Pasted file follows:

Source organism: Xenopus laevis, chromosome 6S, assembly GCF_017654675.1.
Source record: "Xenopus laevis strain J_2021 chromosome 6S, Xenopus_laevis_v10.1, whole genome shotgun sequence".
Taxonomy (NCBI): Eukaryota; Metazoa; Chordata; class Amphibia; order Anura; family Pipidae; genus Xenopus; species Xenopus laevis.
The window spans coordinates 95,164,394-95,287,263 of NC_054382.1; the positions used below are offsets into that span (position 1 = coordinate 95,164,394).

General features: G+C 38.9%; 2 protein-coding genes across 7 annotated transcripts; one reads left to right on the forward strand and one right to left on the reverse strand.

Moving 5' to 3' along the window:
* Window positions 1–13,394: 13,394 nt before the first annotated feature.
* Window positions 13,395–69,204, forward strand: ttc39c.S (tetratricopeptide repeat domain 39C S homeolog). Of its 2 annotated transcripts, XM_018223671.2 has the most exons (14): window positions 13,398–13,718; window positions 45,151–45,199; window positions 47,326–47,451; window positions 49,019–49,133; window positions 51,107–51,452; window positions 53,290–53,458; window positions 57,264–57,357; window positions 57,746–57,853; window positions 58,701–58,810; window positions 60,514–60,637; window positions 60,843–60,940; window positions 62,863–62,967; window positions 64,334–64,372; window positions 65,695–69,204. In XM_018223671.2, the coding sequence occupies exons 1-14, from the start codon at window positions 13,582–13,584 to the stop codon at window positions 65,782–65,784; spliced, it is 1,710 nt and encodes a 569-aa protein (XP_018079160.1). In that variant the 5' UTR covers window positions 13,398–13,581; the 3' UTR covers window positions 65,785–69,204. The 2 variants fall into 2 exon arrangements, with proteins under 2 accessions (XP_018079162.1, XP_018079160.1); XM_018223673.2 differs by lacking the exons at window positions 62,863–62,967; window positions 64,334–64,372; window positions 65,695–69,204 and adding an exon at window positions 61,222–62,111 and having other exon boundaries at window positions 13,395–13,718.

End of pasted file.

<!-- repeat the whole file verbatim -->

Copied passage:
Source organism: Xenopus laevis, chromosome 6S, assembly GCF_017654675.1.
Source record: "Xenopus laevis strain J_2021 chromosome 6S, Xenopus_laevis_v10.1, whole genome shotgun sequence".
Taxonomy (NCBI): Eukaryota; Metazoa; Chordata; class Amphibia; order Anura; family Pipidae; genus Xenopus; species Xenopus laevis.
The window spans coordinates 95,164,394-95,287,263 of NC_054382.1; the positions used below are offsets into that span (position 1 = coordinate 95,164,394).

General features: G+C 38.9%; 2 protein-coding genes across 7 annotated transcripts; one reads left to right on the forward strand and one right to left on the reverse strand.

Moving 5' to 3' along the window:
* Window positions 1–13,394: 13,394 nt before the first annotated feature.
* Window positions 13,395–69,204, forward strand: ttc39c.S (tetratricopeptide repeat domain 39C S homeolog). Of its 2 annotated transcripts, XM_018223671.2 has the most exons (14): window positions 13,398–13,718; window positions 45,151–45,199; window positions 47,326–47,451; window positions 49,019–49,133; window positions 51,107–51,452; window positions 53,290–53,458; window positions 57,264–57,357; window positions 57,746–57,853; window positions 58,701–58,810; window positions 60,514–60,637; window positions 60,843–60,940; window positions 62,863–62,967; window positions 64,334–64,372; window positions 65,695–69,204. In XM_018223671.2, the coding sequence occupies exons 1-14, from the start codon at window positions 13,582–13,584 to the stop codon at window positions 65,782–65,784; spliced, it is 1,710 nt and encodes a 569-aa protein (XP_018079160.1). In that variant the 5' UTR covers window positions 13,398–13,581; the 3' UTR covers window positions 65,785–69,204. The 2 variants fall into 2 exon arrangements, with proteins under 2 accessions (XP_018079162.1, XP_018079160.1); XM_018223673.2 differs by lacking the exons at window positions 62,863–62,967; window positions 64,334–64,372; window positions 65,695–69,204 and adding an exon at window positions 61,222–62,111 and having other exon boundaries at window positions 13,395–13,718.